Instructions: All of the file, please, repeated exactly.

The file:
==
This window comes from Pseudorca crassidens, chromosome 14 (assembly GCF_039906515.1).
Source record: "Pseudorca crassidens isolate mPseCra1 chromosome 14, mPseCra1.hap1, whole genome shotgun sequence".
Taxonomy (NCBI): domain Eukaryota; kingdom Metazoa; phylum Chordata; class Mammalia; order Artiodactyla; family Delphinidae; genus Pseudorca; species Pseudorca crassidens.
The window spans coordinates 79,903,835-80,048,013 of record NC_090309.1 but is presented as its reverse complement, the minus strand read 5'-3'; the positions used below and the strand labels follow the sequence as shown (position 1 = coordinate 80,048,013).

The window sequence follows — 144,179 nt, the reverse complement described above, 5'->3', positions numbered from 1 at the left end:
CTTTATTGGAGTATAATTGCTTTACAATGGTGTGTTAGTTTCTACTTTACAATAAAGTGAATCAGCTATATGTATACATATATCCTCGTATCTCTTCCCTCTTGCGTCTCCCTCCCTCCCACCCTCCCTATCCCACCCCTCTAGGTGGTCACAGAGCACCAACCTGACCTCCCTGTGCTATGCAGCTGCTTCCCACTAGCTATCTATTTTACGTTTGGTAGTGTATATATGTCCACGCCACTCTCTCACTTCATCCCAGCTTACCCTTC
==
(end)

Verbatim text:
This window comes from Pseudorca crassidens, chromosome 14 (assembly GCF_039906515.1).
Source record: "Pseudorca crassidens isolate mPseCra1 chromosome 14, mPseCra1.hap1, whole genome shotgun sequence".
Taxonomy (NCBI): domain Eukaryota; kingdom Metazoa; phylum Chordata; class Mammalia; order Artiodactyla; family Delphinidae; genus Pseudorca; species Pseudorca crassidens.
The window spans coordinates 79,903,835-80,048,013 of record NC_090309.1 but is presented as its reverse complement, the minus strand read 5'-3'; the positions used below and the strand labels follow the sequence as shown (position 1 = coordinate 80,048,013).

The window sequence follows — 144,179 nt, the reverse complement described above, 5'->3', positions numbered from 1 at the left end:
CTTTATTGGAGTATAATTGCTTTACAATGGTGTGTTAGTTTCTACTTTACAATAAAGTGAATCAGCTATATGTATACATATATCCTCGTATCTCTTCCCTCTTGCGTCTCCCTCCCTCCCACCCTCCCTATCCCACCCCTCTAGGTGGTCACAGAGCACCAACCTGACCTCCCTGTGCTATGCAGCTGCTTCCCACTAGCTATCTATTTTACGTTTGGTAGTGTATATATGTCCACGCCACTCTCTCACTTCATCCCAGCTTACCCTTC